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i'm unsure how to phrase my question. but I've got an html form submitting data to a java backend which handles the data and submits it to the database.

the java form grabs each of my values using the javax.servlet.http.HttpServletRequest library

so in order to grab the value of:

<input type="text" name="firstName">

In the java page I would do:

String firstName = request.getParameter("firstName");

this works great, however if my input is two words, it will only return the first one.

so say i put in "John George" for my firstName, the java page will only receive "John".

I can't figure out why.

Form Code:

   foot =  "<form method='POST' action='Submit'>";
    //path to java servlet 
    foot += "<input type='hidden' name='firstName' value="+firstName+">"; 
    foot += "<input type='hidden' name='lastName' value="+lastName+">"; 
    foot += "<input type='hidden' name='school' value="+school+">"; 
    foot += "<input type='hidden' name='email' value="+email+">"; 
share|improve this question
    
is your form GET or POST? –  RMT Jul 6 '11 at 14:34
    
it doesn't work with either of them. right now i'm using POST tho –  Raphael Hsieh Jul 6 '11 at 14:52
    
I don't know, works on my end. simple form with post, hitting my servlet doPost(request, response) getting the parameter. –  RMT Jul 6 '11 at 14:58
    
hmm.. could it be that I'm actually using hidden form types? "<input type='hidden' value="+firstName"+">"; –  Raphael Hsieh Jul 6 '11 at 14:58
1  
just fyi next time just edit your question so it's easier to read. –  RMT Jul 6 '11 at 15:08

3 Answers 3

up vote 0 down vote accepted

Each attribute value should be wrapped with quotes. Your attributes are wrapped in quotes (which most browsers can deal with) but your value attributes don't have any quote wrapping. So your output is looking something like this:

<input type='hidden' name='firstName' value=John George>

Because the value is not wrapped in quotes therefore the browser is interpreting "John" to be the value of the value attribute and "George" to be a new attribute without a value.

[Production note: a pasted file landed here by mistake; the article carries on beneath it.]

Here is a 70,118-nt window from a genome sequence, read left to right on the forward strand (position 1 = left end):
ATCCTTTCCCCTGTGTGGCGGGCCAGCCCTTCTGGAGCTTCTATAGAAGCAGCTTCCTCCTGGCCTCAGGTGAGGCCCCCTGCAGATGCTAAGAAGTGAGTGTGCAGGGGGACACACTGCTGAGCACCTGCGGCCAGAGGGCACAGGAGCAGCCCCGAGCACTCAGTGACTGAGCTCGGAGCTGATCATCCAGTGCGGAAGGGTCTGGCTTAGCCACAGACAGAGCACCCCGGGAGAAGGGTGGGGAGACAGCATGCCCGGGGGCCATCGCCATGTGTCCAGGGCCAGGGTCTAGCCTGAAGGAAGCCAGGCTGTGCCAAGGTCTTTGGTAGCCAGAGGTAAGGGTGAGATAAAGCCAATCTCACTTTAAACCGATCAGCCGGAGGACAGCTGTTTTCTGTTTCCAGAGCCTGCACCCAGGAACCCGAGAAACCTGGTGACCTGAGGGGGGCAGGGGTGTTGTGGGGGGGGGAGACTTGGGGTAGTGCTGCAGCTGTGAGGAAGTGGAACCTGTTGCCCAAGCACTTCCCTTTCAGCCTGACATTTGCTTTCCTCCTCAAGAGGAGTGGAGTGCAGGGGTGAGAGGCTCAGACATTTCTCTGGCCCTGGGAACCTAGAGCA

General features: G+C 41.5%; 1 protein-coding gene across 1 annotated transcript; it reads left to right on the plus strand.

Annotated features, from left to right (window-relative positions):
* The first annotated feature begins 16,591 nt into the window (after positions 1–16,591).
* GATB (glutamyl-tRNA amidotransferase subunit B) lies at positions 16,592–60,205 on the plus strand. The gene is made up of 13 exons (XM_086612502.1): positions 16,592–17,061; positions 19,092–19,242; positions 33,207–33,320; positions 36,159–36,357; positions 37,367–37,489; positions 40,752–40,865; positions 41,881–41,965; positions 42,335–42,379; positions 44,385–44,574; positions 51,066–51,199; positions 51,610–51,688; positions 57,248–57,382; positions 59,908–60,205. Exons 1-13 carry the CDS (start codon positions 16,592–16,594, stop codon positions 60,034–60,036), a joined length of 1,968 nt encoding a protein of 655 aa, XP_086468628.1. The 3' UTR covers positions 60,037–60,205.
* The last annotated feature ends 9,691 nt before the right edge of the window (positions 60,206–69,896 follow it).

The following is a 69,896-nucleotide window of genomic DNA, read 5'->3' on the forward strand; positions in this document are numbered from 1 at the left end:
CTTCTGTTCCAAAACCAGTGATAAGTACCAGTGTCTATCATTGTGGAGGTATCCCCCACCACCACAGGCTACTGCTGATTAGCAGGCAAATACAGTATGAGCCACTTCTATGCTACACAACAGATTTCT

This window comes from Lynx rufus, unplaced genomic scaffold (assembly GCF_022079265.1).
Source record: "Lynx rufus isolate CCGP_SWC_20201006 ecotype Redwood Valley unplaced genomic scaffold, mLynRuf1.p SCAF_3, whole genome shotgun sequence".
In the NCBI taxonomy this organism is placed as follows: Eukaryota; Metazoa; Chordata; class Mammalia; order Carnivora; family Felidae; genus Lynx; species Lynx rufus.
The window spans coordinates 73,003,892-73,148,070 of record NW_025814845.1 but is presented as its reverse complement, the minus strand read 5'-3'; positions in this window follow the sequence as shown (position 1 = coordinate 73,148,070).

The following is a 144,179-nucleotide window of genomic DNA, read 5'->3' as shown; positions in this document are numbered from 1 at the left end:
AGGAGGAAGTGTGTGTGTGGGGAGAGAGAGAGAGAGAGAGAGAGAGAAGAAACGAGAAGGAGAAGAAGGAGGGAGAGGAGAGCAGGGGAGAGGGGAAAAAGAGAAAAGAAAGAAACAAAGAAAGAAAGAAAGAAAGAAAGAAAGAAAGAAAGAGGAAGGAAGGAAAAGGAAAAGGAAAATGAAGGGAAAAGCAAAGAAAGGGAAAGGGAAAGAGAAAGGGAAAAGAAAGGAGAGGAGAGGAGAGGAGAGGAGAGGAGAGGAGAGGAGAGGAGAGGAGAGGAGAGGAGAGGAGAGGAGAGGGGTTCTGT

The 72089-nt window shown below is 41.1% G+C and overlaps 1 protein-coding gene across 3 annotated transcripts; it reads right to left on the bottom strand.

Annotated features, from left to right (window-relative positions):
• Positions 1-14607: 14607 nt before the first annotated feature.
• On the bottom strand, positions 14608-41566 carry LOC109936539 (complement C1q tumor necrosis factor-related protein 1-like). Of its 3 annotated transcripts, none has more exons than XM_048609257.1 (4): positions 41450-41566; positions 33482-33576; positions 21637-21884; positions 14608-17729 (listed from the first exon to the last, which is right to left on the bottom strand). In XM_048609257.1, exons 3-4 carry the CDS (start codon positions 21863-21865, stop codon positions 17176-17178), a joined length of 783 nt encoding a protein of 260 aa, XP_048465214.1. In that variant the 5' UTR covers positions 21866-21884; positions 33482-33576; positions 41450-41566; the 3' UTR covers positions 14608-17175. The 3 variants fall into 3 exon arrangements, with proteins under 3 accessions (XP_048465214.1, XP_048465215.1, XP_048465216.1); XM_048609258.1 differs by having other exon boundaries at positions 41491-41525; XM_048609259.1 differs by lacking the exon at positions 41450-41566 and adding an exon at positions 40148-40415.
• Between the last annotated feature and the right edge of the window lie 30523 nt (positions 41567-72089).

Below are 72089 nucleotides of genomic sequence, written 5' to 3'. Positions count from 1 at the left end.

Wrapping your value attribute in quotes should fix this.

foot =  "<form method=\"POST\" action=\"Submit">";
//path to java servlet 
foot += "<input type=\"hidden\" name=\"firstName\" value=\""+firstName+"\">"; 
foot += "<input type=\"hidden\" name=\"lastName\" value=\""+lastName+"\">"; 
foot += "<input type=\"hidden\" name=\"school\" value=\""+school+"\">"; 
foot += "<input type=\"hidden\" name=\"email\" value=\""+email+"\">"; 
share|improve this answer
    
thanks! that did the trick! –  Raphael Hsieh Jul 6 '11 at 15:22

The reason is pretty simple: Look at the HTML source code in your browser and you'll see:

<input type='hidden' name='firstName' value=John George>

So you have an input element with 4 attributes and the last attribute is George.

Solution:

  1. Don't forget to quote your strings
  2. NEVER forget to HTML escape text values which you add to the HTML

The second point allows mischievous people to do very nasty things with your web site. See Cross-site scripting.

So the correct code would be:

foot += "<input type='hidden' name='firstName' value='"+StringEscapeUtils.escapeHtml(firstName)+"'>"; 

StringEscapeUtils can be found in commons-lang.

share|improve this answer

Given that firstName = "John George" this: "<input type='hidden' name='firstName' value="+firstName+">"; renders in HTML to

<input type='hidden' name='firstName' value=John George>

So "George" is interpreted as attribute. Please try to add the quotes correctly:

"<input type='hidden' name='firstName' value='" + firstName + "'>"
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